How does Stress Echo work? Patients with coronary artery blockages may have minimal or no symptoms during rest. However, symptoms and signs of ischemic heart disease may be unmasked by exposing the heart to the stress of exercise. During test your symptoms, exercise tolerance, heart rate and blood pressure response to exercise ,electrocardiogram will be constantly monitored to see evidence of reduced blood supply (ischemia) which is often produced by a narrowed artery supplying blood to your heart muscle.
What to expect?
A resting echocardiogram will be done first. An Echocardiogram is an ultrasound-imaging scan of the heart using high frequency sound waves to see contractility of the heart muscle, all four chambers of the heart, the heart valves and the sac around the heart. While you lie on your left side with your left arm out, a small device called a transducer is held against your chest. A special gel is used to help the ultrasound waves get to your heart.
Following that most people will walk on a treadmill with an increasing speed and angle (about every 3 minutes). In most cases, you will be expected to walk for around 5 to 10 minutes, depending on your level of fitness and your age. Your doctor will ask you to stop: When your target heart rate is achieved. When you are too tired to continue If you are having chest pain /discomfort/short of breath/dizzy An unexpected change in your blood pressure (either too high or too low). If you are not able to exercise. Immediately after stopping the treadmill, you will be moved directly to the examination table.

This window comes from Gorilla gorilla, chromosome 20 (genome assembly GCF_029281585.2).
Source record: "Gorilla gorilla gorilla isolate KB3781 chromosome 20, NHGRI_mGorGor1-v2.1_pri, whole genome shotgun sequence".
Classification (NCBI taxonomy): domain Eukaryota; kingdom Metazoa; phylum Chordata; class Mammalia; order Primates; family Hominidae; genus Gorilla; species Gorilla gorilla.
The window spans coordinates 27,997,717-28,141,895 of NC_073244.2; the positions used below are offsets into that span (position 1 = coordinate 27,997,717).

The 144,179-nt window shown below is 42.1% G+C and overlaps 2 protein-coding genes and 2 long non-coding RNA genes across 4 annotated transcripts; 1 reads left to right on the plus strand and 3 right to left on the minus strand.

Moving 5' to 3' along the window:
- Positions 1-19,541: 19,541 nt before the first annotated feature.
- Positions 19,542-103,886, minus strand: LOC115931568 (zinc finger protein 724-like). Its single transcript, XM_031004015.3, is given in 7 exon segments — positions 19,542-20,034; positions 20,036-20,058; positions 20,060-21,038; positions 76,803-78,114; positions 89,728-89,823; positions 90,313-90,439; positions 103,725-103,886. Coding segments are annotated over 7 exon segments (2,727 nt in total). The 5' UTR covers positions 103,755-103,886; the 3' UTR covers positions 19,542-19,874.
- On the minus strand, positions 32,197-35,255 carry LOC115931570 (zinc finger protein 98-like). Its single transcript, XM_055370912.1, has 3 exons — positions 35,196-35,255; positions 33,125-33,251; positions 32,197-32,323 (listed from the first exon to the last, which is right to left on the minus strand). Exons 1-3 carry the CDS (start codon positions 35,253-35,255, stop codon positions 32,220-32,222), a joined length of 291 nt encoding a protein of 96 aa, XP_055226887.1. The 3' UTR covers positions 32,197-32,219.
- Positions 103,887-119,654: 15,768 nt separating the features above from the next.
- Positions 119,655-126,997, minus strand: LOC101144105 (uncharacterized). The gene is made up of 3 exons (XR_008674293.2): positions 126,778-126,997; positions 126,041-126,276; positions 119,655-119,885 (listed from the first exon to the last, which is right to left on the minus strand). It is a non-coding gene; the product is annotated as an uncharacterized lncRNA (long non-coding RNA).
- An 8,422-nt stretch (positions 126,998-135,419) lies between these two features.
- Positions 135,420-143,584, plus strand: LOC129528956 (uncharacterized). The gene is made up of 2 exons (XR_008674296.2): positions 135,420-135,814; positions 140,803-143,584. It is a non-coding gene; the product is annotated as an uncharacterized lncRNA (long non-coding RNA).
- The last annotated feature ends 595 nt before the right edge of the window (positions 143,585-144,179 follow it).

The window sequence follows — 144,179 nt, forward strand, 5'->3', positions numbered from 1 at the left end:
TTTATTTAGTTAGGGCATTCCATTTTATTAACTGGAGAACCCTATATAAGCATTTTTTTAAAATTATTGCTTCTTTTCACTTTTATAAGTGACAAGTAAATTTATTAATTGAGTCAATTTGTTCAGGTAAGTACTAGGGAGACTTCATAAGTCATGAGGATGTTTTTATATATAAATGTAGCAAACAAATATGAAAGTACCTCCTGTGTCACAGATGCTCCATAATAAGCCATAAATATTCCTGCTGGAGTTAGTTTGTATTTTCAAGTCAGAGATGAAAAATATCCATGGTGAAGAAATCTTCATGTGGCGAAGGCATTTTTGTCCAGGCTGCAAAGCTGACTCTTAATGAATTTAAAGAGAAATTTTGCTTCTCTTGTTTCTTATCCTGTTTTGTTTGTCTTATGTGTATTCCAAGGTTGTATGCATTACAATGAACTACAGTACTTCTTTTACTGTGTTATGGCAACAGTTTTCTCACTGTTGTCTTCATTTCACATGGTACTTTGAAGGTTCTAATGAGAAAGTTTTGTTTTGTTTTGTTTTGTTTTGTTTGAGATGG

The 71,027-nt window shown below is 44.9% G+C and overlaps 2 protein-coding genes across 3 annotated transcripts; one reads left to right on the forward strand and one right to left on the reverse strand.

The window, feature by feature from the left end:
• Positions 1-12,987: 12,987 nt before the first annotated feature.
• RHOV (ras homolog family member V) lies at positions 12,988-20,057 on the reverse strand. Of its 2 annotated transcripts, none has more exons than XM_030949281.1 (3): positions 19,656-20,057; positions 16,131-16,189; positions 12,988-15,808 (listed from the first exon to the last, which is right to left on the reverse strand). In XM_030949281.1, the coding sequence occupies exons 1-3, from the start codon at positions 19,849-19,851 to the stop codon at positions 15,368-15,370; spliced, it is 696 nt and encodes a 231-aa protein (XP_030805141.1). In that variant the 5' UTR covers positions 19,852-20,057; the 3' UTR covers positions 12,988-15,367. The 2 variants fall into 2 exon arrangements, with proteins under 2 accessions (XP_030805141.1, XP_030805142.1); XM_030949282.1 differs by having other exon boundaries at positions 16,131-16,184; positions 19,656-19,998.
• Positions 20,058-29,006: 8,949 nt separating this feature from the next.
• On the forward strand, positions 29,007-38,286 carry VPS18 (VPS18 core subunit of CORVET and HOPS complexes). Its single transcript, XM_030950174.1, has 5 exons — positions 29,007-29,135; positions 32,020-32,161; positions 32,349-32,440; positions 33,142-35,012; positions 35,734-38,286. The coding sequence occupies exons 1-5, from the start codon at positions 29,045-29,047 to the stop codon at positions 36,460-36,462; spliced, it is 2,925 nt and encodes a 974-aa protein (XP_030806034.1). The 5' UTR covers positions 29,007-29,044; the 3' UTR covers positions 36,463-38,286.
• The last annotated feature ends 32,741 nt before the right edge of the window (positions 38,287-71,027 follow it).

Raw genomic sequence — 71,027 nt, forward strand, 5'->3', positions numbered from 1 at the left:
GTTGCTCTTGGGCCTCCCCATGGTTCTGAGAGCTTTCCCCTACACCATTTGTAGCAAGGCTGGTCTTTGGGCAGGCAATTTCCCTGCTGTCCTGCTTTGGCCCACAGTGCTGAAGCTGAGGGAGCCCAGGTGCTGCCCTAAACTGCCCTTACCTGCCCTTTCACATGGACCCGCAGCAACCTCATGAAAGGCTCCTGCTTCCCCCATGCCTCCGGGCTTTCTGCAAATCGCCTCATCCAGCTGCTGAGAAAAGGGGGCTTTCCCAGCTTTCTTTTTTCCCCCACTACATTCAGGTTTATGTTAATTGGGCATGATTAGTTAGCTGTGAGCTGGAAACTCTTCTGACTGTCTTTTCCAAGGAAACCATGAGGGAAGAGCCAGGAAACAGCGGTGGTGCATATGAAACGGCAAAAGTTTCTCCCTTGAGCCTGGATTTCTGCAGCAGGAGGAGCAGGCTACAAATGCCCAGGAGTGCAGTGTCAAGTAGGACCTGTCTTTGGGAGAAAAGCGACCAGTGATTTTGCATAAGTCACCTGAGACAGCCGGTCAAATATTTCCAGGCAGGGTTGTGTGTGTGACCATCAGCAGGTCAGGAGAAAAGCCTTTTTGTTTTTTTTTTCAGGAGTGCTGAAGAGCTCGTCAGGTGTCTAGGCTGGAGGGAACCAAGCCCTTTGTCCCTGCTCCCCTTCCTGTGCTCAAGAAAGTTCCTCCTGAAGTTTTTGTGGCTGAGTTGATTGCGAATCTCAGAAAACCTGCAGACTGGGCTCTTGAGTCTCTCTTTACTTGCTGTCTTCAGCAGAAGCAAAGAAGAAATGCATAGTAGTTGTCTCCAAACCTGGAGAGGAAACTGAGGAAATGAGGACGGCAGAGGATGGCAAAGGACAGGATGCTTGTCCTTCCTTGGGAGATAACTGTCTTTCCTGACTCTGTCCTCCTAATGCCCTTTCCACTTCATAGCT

The Echo examination will be immediately repeated. Your rest as well as post exercise images will be stored and then played back side by side in multiple views in the computer when your cardiologist analyzes them. The images will show whether any parts of the heart muscle fail to contract adequately when your heart rate increases. This is a sign that part of the heart may not be getting enough blood or oxygen because of narrowed or blocked arteries.
How safe is a Stress Echo test?
There are no known adverse effects from the ultrasound used during Echo imaging. The risk of the stress portion of the test is rare and similar to what you would expect from any strenuous form of exercise (jogging in your neighborhood, running up a flight of stairs, etc.). As noted earlier, experienced medical staff is in attendance to manage the rare complications like sustained abnormal heart rhythm, unrelieved chest pain or even a heart attack. These problems could potentially have occurred if the same patient performed an equivalent level of exercise at home or on a jogging track.